Why GPUs for Machine Learning? A Complete Explanation

WekaIO Inc. September 10, 2021
Why GPUs for Machine Learning? A Complete Explanation

Wondering about GPUs for machine learning? We explain what a GPU is and why its computational power is well-suited for machine learning.

Do I need a GPU for machine learning? Machine learning, a subset of AI, is the ability of computer systems to learn to make decisions and predictions from observations and data. A GPU is a specialized processing unit with enhanced mathematical computation capability, making it ideal for machine learning.

What Is Machine Learning and How Does Computer Processing Play a Role?

Machine Learning is an important area of research and engineering that studies how algorithms can learn to perform specific tasks at the same level or better than humans. The emphasis here is on learning and how machines can learn in different contexts, with other inputs, and how to do different things. Machine learning is a discipline that has been around for decades and serves as a subset of the larger area of artificial intelligence.

AI and machine learning have a long history of research and development, both in academia, enterprise businesses, and public imagination. For most of the 1960s through the 1990s, however, intelligent machines and effective learning faced an uphill battle in widespread mainstream adoption. Specialized applications like expert systems, natural language processing, and robotics employed learning techniques in one form or another, but machine learning seemed like an esoteric area of study outside of these areas.

As we entered the 21st century, the ecosystem of hardware and software was such that considerable advances in learning development occurred. This leap forward was due, in part, to a few primary technologies:

  • Neural networks: While neural networks aren’t a new concept, advances in neural network technology facilitated the development of AI “brains” that could support more advanced decision-making. In short, a neural network models problems through the use of interconnected nodes and granular decision-making that can represent small parts of larger, more complex problem-solving models. Therefore, these networks can facilitate the management of more complex problems, like image pattern recognition, than linear algorithms are able to.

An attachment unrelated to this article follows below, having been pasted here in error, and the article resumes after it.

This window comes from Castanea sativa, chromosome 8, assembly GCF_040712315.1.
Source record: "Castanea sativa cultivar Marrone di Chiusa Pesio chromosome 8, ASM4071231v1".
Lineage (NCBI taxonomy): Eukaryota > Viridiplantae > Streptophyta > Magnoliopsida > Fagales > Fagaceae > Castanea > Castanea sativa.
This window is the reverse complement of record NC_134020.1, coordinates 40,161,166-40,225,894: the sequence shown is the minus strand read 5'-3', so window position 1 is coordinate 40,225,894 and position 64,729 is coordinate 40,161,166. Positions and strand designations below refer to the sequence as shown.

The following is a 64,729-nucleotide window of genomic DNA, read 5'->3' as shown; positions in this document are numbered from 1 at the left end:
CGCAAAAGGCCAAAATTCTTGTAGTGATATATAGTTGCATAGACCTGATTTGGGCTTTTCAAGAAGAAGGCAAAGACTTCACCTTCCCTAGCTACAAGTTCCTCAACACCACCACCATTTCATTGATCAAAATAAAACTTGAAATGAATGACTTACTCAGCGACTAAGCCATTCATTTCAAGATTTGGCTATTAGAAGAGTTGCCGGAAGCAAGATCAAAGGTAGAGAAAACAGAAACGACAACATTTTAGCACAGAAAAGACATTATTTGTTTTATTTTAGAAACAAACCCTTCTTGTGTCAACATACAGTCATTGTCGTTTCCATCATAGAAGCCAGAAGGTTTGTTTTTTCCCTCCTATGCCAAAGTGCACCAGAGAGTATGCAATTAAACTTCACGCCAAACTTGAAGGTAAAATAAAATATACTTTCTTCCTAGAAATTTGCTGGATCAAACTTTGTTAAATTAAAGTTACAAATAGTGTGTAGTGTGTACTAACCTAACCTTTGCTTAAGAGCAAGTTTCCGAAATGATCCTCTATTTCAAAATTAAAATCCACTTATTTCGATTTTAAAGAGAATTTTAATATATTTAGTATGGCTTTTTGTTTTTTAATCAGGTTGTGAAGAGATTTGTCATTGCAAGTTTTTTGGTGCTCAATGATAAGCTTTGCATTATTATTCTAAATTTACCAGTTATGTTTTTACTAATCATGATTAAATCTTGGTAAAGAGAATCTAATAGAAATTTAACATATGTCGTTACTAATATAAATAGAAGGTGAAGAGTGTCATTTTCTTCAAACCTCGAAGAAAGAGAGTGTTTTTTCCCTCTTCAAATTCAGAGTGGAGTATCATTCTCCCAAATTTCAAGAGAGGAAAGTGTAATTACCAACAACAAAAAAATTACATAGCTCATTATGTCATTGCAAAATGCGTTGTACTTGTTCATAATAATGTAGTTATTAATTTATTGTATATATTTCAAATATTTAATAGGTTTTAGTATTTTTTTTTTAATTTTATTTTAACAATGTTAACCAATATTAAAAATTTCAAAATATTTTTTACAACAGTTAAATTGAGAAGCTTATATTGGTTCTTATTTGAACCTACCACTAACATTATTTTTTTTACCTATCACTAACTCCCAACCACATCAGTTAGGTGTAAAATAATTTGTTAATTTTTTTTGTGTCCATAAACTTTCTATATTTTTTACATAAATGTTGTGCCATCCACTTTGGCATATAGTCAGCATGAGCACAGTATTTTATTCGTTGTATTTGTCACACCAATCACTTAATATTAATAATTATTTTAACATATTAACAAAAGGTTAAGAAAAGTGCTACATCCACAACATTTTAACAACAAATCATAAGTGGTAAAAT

• Big data analytics: The term “Big Data” is thrown around quite a bit, but it’s hard to overstate how important big data is to the development of machine learning. As more businesses and technologies collect more data, developers find themselves with more extensive training data sets to support more advanced learning algorithms.
  • High-performance cloud platforms: Cloud infrastructure does more than offer off-site and decentralized storage and computing power. It offers the potential for comprehensive data gathering and analysis over a variety of different sources. Hybrid cloud environments, in particular, can draw data from a variety of cloud and on-premise sources to serve as a foundation for advanced applications.

    As technology advances, however, we’ve seen a considerable uptick in the computing power available for cloud applications. The evolution from cloud storage to online SaaS apps has given away to powerful enterprise cloud computing that can support some of the most processor-intensive workloads.

An essential part of training learning algorithms is the use of training data. The leveraging of massive data stores in cloud environments gives developers plenty of resources to that end. Another significant part of machine learning is using enough processing power to process that enormous volume of information to teach machines how to act and how to power the machines when they operate in real-world scenarios.

Furthermore, the demand for processing power only becomes more pronounced as engineers start using different learning techniques. Deep Learning, for example, uses complex neural networks to break down complex tasks into layers or smaller solutions. When you’re processing terabytes of data to support these types of learning, much less the real-time decisions of algorithms, you need to utilize powerful hardware.

Why Use a GPU vs. a CPU for Machine Learning?

The seemingly obvious hardware configuration would include faster, more powerful CPUs to support the high-performance needs of a modern AI or machine-learning workload. Many machine-learning engineers are discovering that modern CPUs aren’t necessarily the best tool for the job. That’s why they are turning to Graphical Processing Units (GPUs).

On the surface, the difference between a CPU and a GPU is that GPUs support better processing for high-resolution video games and movies. However, when it comes to handling specific workloads, it quickly becomes apparent that their differences are more pronounced.

Both CPUs and GPUs work in fundamentally different ways:

  • A CPU handles the majority of the processing tasks for a computer. As such, they are fast and versatile. Specifically, CPUs are built to handle any number of required tasks that a typical computer might perform: accessing hard drive storage, logging inputs, moving data from cache to memory, and so on. That means that CPUs can bounce between multiple tasks quickly to support the more generalized operations of a workstation or even a supercomputer.